5. In the best case, you could have a 50% chance of finding a job through a job board. In the worst case it could be as low as 10% or so. Knowing this, it makes sense to spend no more than 50% of the time you're allotting for job searching on using job sites. Just like when you invest in the stock market, you should diversify your portfolio and use several different job searching methods. Talk to people and attend events, for one thing. Word of mouth is the #1 way to find a job.

6. Don't think of job leads you get from job boards as just potential jobs. Think of them also as Networking Leads. When you get asked in for an interview after posting your resume or responding to a job ad, go there with a networking mindset. Regardless of whether you're meeting with a third party recruiter or a direct employer, your approach should be to think of opportunities to create a long-term relationship with the company or individual. If you are looking for ways to help them long-term -- whether it's referring friends to them or other potential business -- they will start thinking of ways to help you long term. They will also be more receptive to referring you to someone else if they don't think the position is the right fit for you.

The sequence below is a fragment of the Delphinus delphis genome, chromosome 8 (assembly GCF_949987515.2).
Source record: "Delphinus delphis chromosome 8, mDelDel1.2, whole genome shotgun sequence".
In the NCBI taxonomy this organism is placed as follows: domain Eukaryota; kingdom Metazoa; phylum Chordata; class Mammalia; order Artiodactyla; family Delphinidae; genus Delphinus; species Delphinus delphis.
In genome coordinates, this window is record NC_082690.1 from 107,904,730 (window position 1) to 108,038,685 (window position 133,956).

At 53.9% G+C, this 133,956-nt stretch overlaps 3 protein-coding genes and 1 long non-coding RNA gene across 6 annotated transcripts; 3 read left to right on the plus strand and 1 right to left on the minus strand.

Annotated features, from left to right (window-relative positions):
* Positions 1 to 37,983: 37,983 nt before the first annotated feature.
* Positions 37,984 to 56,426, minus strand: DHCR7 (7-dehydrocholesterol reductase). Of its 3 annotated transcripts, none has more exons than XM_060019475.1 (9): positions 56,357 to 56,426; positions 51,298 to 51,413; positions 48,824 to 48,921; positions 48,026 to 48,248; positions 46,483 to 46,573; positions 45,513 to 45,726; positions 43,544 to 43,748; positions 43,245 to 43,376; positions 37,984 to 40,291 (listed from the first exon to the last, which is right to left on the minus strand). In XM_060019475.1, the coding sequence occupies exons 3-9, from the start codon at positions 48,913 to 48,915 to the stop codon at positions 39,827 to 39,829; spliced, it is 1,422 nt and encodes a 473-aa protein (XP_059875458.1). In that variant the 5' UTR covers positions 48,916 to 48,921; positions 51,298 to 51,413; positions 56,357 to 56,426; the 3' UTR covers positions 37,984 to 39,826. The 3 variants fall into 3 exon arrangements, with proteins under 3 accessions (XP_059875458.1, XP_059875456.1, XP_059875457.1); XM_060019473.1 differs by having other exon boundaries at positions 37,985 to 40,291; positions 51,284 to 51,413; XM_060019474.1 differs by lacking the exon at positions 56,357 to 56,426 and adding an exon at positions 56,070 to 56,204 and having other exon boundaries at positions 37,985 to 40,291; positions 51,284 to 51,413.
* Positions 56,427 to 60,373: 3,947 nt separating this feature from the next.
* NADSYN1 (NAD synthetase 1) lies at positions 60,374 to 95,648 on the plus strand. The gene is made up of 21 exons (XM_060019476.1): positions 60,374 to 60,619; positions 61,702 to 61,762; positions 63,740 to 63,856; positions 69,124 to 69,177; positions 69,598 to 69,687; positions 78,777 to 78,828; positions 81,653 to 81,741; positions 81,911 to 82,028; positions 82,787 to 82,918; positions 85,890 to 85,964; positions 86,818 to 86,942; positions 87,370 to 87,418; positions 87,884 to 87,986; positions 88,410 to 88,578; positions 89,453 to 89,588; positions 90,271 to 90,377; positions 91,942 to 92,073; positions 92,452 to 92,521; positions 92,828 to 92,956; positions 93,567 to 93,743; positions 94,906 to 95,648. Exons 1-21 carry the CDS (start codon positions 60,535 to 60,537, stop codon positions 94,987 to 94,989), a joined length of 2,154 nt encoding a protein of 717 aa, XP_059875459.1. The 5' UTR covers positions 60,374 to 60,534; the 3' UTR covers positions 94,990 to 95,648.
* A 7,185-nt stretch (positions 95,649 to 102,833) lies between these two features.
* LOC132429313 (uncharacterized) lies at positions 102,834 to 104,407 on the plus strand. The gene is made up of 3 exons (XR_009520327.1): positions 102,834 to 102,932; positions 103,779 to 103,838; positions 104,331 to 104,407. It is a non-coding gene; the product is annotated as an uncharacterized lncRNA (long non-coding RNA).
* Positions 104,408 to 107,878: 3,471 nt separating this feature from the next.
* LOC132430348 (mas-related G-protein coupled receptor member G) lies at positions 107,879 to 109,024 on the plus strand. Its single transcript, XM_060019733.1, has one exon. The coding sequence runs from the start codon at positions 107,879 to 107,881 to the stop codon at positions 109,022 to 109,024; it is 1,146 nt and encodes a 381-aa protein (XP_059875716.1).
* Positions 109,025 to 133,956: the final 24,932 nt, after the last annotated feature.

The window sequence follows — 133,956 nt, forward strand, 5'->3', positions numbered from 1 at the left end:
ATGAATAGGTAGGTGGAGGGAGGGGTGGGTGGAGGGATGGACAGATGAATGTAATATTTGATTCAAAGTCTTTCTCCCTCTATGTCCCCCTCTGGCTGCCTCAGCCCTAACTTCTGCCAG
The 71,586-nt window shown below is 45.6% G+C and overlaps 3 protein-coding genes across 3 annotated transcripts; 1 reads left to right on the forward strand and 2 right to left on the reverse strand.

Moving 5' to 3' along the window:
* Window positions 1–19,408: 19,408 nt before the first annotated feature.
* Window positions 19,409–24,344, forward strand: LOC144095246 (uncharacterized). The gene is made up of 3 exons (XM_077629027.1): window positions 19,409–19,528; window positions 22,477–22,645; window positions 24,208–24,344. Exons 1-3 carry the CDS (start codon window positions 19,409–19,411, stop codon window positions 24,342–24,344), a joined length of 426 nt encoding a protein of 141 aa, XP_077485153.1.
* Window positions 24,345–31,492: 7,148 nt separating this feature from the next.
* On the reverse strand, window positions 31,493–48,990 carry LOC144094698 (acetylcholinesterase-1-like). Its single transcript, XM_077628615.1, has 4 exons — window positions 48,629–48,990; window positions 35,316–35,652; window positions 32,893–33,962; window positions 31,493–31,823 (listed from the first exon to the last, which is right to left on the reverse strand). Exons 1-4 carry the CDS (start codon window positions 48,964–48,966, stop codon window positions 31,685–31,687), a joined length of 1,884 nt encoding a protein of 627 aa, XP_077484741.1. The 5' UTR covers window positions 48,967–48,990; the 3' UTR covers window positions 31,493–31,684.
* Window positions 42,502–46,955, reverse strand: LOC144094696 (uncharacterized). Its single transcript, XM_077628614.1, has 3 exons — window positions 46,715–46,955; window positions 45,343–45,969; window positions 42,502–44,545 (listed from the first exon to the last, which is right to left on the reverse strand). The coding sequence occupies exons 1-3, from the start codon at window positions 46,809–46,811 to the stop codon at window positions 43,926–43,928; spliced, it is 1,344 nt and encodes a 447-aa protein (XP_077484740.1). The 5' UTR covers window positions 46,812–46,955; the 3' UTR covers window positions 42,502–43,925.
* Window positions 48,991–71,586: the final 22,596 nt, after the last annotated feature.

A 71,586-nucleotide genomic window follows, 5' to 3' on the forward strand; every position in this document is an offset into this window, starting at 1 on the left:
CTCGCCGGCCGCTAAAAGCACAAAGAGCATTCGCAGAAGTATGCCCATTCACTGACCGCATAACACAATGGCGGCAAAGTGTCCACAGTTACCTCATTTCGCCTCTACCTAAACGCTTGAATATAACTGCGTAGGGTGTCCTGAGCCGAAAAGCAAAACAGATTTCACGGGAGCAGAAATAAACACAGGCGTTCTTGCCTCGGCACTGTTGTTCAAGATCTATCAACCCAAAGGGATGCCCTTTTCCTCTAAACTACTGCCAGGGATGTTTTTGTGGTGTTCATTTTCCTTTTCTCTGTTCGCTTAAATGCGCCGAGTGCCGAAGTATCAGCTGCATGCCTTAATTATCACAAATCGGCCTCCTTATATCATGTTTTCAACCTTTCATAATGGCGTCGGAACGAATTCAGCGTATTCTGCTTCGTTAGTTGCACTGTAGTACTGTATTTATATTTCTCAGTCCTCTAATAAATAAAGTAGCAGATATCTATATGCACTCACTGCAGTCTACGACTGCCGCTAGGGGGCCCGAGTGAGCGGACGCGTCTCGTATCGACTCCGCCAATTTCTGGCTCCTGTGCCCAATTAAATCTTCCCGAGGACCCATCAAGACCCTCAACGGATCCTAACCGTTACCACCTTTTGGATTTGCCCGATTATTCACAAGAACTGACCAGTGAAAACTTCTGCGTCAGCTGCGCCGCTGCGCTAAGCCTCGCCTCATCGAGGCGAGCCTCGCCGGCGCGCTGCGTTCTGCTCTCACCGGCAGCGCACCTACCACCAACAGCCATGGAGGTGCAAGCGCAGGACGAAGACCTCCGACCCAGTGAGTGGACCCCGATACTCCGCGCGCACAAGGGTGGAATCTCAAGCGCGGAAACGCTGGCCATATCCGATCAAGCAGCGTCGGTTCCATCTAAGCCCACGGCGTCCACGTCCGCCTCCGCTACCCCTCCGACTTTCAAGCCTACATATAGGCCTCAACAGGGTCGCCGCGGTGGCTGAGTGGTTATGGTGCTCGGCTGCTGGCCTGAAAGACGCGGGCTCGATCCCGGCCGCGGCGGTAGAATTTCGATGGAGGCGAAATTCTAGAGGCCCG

7. Update your resume regularly on the most popular sites. Most job sites receive less than 1,000 resumes per day, which spread out across the thousands of counties in the U.S. does not amount to an inordinate number. However, the top 3 job boards - Monster, HotJobs and CareerBuilder - each receive 15,000 or more resumes per day. On these three sites, your resume will start appearing lower in the search results recruiters see after a couple weeks. Therefore, we recommend logging in to each of these 3 sites about twice a month and changing one or two words in the resume so it will appear as if it's updated.

8. Get Noticed. If you see a position on a job board that you feel is a good fit for you, make a conspicuous note of that in the email you send with your resume. Consider coming up with a headline for the message subject or the top of the email that will get the recruiter's attention, like "LPN NURSE WITH 6 YEARS EXPERIENCE WORKING IN HOSPITALS LIKE YOURS." A recruiter may get 100 responses or more to a job ad. They're more likely to look at a resume if there's a personal note relevant to the specific position. You can also consider faxing the resume with a service like FaxMyResume.com to bypass the recruiter's inbox. One caveat here: don't invest a lot of time with ALL the job ads you see - just the best ones.